The complete co-signatory list for the Economists’ Statement on Carbon Dividends can be read here.

Article reviewed by Dawn Howard.

Next System Podcast on Carbon Tax

Next System Podcast on Carbon Tax

The Next System Podcast, which states that it “seeks to understand contemporary challenges, interrogate emerging possibilities, and begin imagining the next system”, recently interviewed Jeremiah Lowery and Camila Thorndyke of the Chesapeake Climate Action Network about their “Put a Price on it, D.C.” campaign. This campaign aims to institute a local carbon tax on dirty energy sources and redistribute the money raised largely via regular payments to residents, thus creating a local universal basic income (UBI).

Thorndyke says, “we’ve chosen to go with the most progressive revenue allocation possible”, explaining that, as the tax would mean a rise in energy prices, failing to pass on the money to residents would mean that “we’d be trying to solve the climate crisis off the backs of the poor”. Lowery adds, “increasing inequality actually leads to more devastation and more climate change.

Edited by: Caroline Pearce

Next System Podcast on Carbon Tax

Next System Podcast on Carbon Tax

The Next System Podcast, which states that it “seeks to understand contemporary challenges, interrogate emerging possibilities, and begin imagining the next system”, recently interviewed Jeremiah Lowery and Camila Thorndyke of the Chesapeake Climate Action Network about their “Put a Price on it, D.C.” campaign. This campaign aims to institute a local carbon tax on dirty energy sources and redistribute the money raised largely via regular payments to residents, thus creating a local universal basic income (UBI).

Thorndyke says, “we’ve chosen to go with the most progressive revenue allocation possible”, explaining that, as the tax would mean a rise in energy prices, failing to pass on the money to residents would mean that “we’d be trying to solve the climate crisis off the backs of the poor”. Lowery adds, “increasing inequality actually leads to more devastation and more climate change”.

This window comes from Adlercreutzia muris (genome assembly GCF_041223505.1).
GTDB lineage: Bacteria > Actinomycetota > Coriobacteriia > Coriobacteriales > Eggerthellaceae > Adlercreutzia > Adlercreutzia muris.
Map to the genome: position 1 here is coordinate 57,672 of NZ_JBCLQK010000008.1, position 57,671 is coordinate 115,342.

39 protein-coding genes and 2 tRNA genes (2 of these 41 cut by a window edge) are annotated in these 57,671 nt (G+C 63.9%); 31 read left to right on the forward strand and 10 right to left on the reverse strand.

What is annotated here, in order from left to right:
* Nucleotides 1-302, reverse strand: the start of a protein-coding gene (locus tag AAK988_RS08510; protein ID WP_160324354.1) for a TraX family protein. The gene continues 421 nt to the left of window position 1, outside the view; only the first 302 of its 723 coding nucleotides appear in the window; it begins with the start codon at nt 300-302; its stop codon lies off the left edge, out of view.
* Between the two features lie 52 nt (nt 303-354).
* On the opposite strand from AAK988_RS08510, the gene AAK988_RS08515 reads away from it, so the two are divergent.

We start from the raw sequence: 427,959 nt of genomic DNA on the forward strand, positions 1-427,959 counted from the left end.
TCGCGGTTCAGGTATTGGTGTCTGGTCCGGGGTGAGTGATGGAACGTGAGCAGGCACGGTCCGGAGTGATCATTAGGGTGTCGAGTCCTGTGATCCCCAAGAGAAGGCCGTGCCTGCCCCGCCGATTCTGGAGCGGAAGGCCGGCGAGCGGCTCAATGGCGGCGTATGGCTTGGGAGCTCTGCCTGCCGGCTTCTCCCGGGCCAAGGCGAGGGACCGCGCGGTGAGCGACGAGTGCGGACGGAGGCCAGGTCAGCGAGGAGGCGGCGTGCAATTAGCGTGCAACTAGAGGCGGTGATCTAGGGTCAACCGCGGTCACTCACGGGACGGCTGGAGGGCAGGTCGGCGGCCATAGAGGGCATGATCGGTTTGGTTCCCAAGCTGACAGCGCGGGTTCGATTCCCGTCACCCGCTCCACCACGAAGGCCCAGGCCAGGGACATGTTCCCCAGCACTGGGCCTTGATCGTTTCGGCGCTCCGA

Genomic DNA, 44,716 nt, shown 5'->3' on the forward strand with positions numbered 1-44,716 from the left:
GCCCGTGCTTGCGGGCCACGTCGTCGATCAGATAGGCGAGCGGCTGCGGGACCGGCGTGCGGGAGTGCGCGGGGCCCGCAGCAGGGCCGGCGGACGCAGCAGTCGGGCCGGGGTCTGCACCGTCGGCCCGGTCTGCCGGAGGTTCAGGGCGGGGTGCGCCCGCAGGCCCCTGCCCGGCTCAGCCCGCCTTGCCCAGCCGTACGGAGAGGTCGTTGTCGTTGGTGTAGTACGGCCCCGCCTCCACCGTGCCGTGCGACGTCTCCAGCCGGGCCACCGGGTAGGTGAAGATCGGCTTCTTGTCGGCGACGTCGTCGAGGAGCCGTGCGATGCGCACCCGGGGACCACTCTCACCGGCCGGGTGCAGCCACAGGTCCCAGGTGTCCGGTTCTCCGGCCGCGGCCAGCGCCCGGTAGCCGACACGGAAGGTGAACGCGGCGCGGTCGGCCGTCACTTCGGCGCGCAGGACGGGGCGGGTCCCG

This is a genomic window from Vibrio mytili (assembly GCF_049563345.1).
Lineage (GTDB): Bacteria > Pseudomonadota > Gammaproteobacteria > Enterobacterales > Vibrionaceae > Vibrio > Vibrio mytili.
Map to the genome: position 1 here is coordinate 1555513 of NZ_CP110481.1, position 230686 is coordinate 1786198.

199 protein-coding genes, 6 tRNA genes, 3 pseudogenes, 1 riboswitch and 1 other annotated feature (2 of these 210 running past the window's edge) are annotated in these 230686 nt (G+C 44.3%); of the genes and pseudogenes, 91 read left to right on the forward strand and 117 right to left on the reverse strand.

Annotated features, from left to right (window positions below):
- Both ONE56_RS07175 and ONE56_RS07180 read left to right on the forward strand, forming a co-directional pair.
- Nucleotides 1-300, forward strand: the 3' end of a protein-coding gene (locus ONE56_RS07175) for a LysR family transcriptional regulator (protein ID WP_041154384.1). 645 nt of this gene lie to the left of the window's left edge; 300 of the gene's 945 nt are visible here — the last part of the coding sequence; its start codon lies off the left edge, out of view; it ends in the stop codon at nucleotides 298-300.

The podcast can be accessed here.

 

More information at:

The Next System Project webpage

The Next System Podcast “Episode 3: Carbon tax & Social Dividends w/ Jeremiah Lowery & Camila Thorndike” information and transcript

 

Edited by: Caroline Pearce

UNITED STATES: Carbon tax new report identifies possibilities for implementation in eight US states

UNITED STATES: Carbon tax new report identifies possibilities for implementation in eight US states

The United States Carbon Tax Center (CTC) has just released a new report, showing that eight USA states are ready to implement a carbon tax, and twelve others are building towards it. This comes in a time when the Trump Administration unwinds recent progresses related to climate change policy in the USA.

The CTC has prepared a toolkit, designed to help advocates for carbon taxes win support in their respective states. CTC’s director Charles Komanoff sets the tone of urgency: “now we need to get it to as many people as possible in the states where we have the greatest chance of victory, and fast”.

The report examines the economic, political and environmental situation in all 50 USA states, in an attempt to determine the regions where the best possibilities are to enable policies that can dramatically reduce carbon emissions. In the report and elsewhere, serious consideration is being given to turn this carbon tax revenue into a social dividend, or a kind of basic income.

Already in the Canadian province of British Columbia a carbon tax policy is in place since 2008, and has been very successful at cutting carbon emissions. According to another CTC report, released in 2015, the British Columbia region has seen per capita carbon emissions decrease 3.5 times faster than the rest of Canada, while still growing in an economic sense. Based on this successful implementation, Prime Minister Justin Trudeau progressive government is determined to take carbon taxation onto the national level. In October 16th 2016, Trudeau boldly told MPs in the Canadian House of Commons (as reported in the CPC website) : “If neither price nor cap and trade is in place by 2018, the government of Canada will implement a price in that jurisdiction”. The idea is to start at 10 CAN$/tonne CO2 in 2018, gradually increasing up to 50 CAN$/tonne CO2 in 2022.

 

More information at:

 

Courtnet Weaver, Barney Jopson and Ed Crooks, “Trump unwinds Obama actions on climate change”, Financial Times, March 28th 2017

 

Yoram Bauman and Charles Komanoff, “Opportunities for carbon taxes at the state level”, Carbon Tax Center, April 2017